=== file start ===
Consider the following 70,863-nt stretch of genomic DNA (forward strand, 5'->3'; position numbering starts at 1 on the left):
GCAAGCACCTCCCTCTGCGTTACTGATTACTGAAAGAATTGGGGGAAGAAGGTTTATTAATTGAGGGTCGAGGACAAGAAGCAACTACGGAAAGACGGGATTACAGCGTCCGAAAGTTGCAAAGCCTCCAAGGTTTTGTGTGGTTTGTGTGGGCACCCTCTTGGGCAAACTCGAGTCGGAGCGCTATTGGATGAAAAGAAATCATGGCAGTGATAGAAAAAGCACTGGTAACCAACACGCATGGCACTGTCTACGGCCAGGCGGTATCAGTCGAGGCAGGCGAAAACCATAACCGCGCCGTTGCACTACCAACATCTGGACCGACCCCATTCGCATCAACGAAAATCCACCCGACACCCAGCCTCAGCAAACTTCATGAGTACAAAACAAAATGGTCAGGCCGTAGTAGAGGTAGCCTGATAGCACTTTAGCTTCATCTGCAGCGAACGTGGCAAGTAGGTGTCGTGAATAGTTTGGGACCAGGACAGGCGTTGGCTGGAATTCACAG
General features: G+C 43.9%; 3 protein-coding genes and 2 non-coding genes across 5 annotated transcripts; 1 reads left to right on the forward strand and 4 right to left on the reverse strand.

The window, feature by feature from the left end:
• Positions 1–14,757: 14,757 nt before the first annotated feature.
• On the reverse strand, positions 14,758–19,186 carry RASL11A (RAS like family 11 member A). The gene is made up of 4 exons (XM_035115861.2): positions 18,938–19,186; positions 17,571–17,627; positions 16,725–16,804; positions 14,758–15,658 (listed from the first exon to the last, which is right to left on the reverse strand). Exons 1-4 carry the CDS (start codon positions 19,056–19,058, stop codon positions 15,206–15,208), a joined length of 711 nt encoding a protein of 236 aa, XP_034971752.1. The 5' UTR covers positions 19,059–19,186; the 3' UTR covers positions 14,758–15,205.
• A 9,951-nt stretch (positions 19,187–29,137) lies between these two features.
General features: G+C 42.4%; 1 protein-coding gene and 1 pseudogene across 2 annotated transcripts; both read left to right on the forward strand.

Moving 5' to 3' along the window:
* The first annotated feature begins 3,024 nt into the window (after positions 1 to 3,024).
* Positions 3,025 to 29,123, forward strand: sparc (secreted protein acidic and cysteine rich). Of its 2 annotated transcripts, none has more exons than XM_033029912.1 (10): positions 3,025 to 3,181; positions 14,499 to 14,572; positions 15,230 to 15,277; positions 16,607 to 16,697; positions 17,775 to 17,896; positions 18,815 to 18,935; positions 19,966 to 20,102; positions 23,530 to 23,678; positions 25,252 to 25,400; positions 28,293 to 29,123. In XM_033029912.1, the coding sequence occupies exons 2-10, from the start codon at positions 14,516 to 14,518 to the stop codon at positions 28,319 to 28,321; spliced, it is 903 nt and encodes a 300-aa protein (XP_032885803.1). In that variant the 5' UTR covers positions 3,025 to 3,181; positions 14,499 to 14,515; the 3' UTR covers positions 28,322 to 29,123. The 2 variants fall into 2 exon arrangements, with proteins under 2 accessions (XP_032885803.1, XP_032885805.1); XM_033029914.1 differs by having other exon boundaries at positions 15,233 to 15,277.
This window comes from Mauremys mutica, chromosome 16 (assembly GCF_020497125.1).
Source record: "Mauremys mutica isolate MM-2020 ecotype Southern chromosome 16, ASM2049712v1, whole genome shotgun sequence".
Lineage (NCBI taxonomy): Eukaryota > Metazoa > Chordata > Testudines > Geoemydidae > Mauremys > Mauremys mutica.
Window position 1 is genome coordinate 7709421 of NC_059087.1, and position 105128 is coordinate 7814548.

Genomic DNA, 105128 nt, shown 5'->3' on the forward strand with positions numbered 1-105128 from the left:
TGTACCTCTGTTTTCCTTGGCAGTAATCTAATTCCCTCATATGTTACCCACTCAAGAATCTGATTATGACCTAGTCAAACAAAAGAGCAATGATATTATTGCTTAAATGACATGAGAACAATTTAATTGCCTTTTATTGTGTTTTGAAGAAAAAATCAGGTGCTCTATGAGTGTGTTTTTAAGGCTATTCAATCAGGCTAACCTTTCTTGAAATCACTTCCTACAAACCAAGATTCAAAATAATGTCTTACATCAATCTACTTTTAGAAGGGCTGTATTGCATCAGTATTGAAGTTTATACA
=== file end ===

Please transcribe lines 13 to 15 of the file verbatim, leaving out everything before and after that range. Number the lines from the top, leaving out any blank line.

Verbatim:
Source record: "Mauremys mutica isolate MM-2020 ecotype Southern chromosome 16, ASM2049712v1, whole genome shotgun sequence".
Lineage (NCBI taxonomy): Eukaryota > Metazoa > Chordata > Testudines > Geoemydidae > Mauremys > Mauremys mutica.
Window position 1 is genome coordinate 7709421 of NC_059087.1, and position 105128 is coordinate 7814548.